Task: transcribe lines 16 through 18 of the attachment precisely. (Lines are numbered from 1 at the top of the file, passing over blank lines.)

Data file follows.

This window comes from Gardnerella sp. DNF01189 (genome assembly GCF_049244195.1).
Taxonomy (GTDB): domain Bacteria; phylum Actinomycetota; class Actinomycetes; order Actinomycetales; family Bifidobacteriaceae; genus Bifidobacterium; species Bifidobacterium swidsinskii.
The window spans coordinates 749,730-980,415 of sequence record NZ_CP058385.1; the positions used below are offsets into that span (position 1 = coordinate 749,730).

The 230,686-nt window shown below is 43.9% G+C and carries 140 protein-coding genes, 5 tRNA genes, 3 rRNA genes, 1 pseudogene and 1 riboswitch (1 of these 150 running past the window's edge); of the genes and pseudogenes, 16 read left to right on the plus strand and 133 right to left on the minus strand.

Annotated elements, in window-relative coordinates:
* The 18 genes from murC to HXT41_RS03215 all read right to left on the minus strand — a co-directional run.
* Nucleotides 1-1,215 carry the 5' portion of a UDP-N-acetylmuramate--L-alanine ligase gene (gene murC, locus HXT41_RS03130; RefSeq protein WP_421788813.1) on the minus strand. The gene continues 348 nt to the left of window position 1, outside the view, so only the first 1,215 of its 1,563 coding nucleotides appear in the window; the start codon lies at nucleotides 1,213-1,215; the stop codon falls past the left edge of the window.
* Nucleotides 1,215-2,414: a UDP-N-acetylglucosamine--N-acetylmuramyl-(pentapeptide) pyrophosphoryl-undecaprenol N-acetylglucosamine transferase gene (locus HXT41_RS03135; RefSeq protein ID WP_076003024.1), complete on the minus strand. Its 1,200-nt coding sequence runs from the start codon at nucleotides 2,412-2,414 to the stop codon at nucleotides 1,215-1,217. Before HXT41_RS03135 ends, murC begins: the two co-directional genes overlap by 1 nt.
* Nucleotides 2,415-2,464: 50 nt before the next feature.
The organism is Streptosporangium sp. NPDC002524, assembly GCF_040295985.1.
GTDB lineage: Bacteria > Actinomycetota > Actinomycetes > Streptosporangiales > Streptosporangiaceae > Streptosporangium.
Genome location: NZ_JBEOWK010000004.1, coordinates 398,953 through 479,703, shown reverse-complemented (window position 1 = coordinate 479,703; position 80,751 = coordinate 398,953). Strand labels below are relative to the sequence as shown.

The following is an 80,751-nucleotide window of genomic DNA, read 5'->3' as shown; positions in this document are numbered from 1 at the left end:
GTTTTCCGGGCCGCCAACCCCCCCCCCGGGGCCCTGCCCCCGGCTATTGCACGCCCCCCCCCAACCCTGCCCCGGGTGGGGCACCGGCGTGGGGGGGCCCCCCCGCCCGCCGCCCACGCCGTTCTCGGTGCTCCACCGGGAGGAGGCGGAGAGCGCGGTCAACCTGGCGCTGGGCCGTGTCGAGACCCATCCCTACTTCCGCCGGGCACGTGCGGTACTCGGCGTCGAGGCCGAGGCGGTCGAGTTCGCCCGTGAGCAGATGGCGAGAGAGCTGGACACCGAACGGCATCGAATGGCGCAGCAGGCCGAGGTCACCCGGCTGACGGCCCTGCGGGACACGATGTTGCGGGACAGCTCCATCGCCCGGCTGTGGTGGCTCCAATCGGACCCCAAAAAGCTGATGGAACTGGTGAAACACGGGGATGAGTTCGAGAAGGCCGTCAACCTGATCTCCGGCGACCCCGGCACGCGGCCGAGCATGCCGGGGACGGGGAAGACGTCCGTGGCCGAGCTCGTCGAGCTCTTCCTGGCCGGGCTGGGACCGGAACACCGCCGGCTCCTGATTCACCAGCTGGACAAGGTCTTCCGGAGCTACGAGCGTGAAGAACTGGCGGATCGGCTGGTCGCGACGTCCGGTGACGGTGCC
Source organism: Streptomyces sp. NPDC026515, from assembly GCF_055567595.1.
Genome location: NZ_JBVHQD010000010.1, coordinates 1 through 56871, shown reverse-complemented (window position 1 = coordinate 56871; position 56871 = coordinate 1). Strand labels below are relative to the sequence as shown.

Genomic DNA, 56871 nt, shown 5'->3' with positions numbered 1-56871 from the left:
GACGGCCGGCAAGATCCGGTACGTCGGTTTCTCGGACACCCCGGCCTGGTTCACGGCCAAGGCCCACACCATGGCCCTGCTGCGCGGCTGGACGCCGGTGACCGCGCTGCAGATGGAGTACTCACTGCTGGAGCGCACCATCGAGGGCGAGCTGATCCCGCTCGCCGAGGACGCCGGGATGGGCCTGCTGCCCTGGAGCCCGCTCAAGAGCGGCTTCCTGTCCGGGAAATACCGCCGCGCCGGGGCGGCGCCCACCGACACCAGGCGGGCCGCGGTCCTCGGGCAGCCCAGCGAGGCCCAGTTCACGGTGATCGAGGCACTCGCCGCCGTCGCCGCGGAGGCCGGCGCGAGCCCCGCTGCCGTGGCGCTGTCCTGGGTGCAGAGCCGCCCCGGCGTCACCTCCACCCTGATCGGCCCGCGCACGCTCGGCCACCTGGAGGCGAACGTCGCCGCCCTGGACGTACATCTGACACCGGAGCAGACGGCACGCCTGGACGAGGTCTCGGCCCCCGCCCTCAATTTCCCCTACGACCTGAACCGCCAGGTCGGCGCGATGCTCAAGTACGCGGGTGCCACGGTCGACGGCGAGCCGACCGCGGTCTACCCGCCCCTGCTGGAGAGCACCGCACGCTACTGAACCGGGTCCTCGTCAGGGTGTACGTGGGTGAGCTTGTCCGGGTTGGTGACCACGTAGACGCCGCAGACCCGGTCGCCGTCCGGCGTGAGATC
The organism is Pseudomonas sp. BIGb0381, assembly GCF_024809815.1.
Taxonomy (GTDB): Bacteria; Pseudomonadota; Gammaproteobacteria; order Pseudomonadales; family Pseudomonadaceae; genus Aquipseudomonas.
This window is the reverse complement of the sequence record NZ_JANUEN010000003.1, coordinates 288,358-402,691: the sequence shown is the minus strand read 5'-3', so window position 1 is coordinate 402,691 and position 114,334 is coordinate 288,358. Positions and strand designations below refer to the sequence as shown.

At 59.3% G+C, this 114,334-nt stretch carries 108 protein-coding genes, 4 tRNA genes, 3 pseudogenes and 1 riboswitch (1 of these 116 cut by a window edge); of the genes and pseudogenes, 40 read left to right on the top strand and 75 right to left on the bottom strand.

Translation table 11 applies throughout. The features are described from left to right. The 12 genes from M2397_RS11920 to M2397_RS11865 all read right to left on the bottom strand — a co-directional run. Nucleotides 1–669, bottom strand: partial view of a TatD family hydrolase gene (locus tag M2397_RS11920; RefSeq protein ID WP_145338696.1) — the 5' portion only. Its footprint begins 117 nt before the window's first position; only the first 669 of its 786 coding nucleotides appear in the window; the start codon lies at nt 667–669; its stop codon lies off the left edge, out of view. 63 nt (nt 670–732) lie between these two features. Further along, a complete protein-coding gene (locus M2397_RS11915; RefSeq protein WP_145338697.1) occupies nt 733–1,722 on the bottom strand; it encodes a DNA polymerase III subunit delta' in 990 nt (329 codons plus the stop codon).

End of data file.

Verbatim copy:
Genome location: NZ_JBVHQD010000010.1, coordinates 1 through 56871, shown reverse-complemented (window position 1 = coordinate 56871; position 56871 = coordinate 1). Strand labels below are relative to the sequence as shown.

Genomic DNA, 56871 nt, shown 5'->3' with positions numbered 1-56871 from the left:
GACGGCCGGCAAGATCCGGTACGTCGGTTTCTCGGACACCCCGGCCTGGTTCACGGCCAAGGCCCACACCATGGCCCTGCTGCGCGGCTGGACGCCGGTGACCGCGCTGCAGATGGAGTACTCACTGCTGGAGCGCACCATCGAGGGCGAGCTGATCCCGCTCGCCGAGGACGCCGGGATGGGCCTGCTGCCCTGGAGCCCGCTCAAGAGCGGCTTCCTGTCCGGGAAATACCGCCGCGCCGGGGCGGCGCCCACCGACACCAGGCGGGCCGCGGTCCTCGGGCAGCCCAGCGAGGCCCAGTTCACGGTGATCGAGGCACTCGCCGCCGTCGCCGCGGAGGCCGGCGCGAGCCCCGCTGCCGTGGCGCTGTCCTGGGTGCAGAGCCGCCCCGGCGTCACCTCCACCCTGATCGGCCCGCGCACGCTCGGCCACCTGGAGGCGAACGTCGCCGCCCTGGACGTACATCTGACACCGGAGCAGACGGCACGCCTGGACGAGGTCTCGGCCCCCGCCCTCAATTTCCCCTACGACCTGAACCGCCAGGTCGGCGCGATGCTCAAGTACGCGGGTGCCACGGTCGACGGCGAGCCGACCGCGGTCTACCCGCCCCTGCTGGAGAGCACCGCACGCTACTGAACCGGGTCCTCGTCAGGGTGTACGTGGGTGAGCTTGTCCGGGTTGGTGACCACGTAGACGCCGCAGACCCGGTCGCCGTCCGGCGTGAGATC